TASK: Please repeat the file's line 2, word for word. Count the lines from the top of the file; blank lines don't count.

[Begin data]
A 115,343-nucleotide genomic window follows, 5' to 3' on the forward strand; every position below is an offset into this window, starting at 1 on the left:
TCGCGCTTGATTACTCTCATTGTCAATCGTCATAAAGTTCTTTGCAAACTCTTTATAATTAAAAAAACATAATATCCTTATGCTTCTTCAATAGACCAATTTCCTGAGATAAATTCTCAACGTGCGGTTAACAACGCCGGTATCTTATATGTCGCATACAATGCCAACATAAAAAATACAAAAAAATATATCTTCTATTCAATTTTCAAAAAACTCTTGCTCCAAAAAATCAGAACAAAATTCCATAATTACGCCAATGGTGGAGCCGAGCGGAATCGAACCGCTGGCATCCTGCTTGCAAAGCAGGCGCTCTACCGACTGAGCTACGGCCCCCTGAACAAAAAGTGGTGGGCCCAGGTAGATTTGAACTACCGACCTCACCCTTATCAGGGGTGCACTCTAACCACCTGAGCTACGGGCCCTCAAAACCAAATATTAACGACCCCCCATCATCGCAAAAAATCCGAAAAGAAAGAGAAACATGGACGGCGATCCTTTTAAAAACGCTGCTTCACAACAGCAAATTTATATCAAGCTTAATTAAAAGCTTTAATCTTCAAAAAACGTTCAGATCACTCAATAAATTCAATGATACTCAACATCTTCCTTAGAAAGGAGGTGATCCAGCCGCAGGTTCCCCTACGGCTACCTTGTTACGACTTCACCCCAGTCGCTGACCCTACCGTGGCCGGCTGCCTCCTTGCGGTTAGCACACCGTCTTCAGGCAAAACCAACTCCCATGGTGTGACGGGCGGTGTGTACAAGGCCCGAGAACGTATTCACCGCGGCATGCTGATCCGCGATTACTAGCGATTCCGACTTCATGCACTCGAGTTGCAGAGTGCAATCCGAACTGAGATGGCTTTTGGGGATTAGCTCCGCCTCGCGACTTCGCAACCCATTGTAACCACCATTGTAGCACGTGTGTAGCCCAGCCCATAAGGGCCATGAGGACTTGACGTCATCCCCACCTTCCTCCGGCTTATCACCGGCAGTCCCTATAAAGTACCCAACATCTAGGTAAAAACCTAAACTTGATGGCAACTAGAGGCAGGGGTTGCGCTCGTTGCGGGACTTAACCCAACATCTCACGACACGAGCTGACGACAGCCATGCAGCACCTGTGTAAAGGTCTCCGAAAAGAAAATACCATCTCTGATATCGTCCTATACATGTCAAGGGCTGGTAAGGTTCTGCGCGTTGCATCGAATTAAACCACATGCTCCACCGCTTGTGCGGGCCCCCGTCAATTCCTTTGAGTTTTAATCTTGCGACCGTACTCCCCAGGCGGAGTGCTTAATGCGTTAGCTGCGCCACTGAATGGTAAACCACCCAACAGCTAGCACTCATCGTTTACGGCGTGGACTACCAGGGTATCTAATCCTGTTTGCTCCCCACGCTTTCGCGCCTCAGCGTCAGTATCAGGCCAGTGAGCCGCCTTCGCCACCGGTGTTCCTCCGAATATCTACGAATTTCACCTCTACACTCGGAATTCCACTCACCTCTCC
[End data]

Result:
TCGCGCTTGATTACTCTCATTGTCAATCGTCATAAAGTTCTTTGCAAACTCTTTATAATTAAAAAAACATAATATCCTTATGCTTCTTCAATAGACCAATTTCCTGAGATAAATTCTCAACGTGCGGTTAACAACGCCGGTATCTTATATGTCGCATACAATGCCAACATAAAAAATACAAAAAAATATATCTTCTATTCAATTTTCAAAAAACTCTTGCTCCAAAAAATCAGAACAAAATTCCATAATTACGCCAATGGTGGAGCCGAGCGGAATCGAACCGCTGGCATCCTGCTTGCAAAGCAGGCGCTCTACCGACTGAGCTACGGCCCCCTGAACAAAAAGTGGTGGGCCCAGGTAGATTTGAACTACCGACCTCACCCTTATCAGGGGTGCACTCTAACCACCTGAGCTACGGGCCCTCAAAACCAAATATTAACGACCCCCCATCATCGCAAAAAATCCGAAAAGAAAGAGAAACATGGACGGCGATCCTTTTAAAAACGCTGCTTCACAACAGCAAATTTATATCAAGCTTAATTAAAAGCTTTAATCTTCAAAAAACGTTCAGATCACTCAATAAATTCAATGATACTCAACATCTTCCTTAGAAAGGAGGTGATCCAGCCGCAGGTTCCCCTACGGCTACCTTGTTACGACTTCACCCCAGTCGCTGACCCTACCGTGGCCGGCTGCCTCCTTGCGGTTAGCACACCGTCTTCAGGCAAAACCAACTCCCATGGTGTGACGGGCGGTGTGTACAAGGCCCGAGAACGTATTCACCGCGGCATGCTGATCCGCGATTACTAGCGATTCCGACTTCATGCACTCGAGTTGCAGAGTGCAATCCGAACTGAGATGGCTTTTGGGGATTAGCTCCGCCTCGCGACTTCGCAACCCATTGTAACCACCATTGTAGCACGTGTGTAGCCCAGCCCATAAGGGCCATGAGGACTTGACGTCATCCCCACCTTCCTCCGGCTTATCACCGGCAGTCCCTATAAAGTACCCAACATCTAGGTAAAAACCTAAACTTGATGGCAACTAGAGGCAGGGGTTGCGCTCGTTGCGGGACTTAACCCAACATCTCACGACACGAGCTGACGACAGCCATGCAGCACCTGTGTAAAGGTCTCCGAAAAGAAAATACCATCTCTGATATCGTCCTATACATGTCAAGGGCTGGTAAGGTTCTGCGCGTTGCATCGAATTAAACCACATGCTCCACCGCTTGTGCGGGCCCCCGTCAATTCCTTTGAGTTTTAATCTTGCGACCGTACTCCCCAGGCGGAGTGCTTAATGCGTTAGCTGCGCCACTGAATGGTAAACCACCCAACAGCTAGCACTCATCGTTTACGGCGTGGACTACCAGGGTATCTAATCCTGTTTGCTCCCCACGCTTTCGCGCCTCAGCGTCAGTATCAGGCCAGTGAGCCGCCTTCGCCACCGGTGTTCCTCCGAATATCTACGAATTTCACCTCTACACTCGGAATTCCACTCACCTCTCC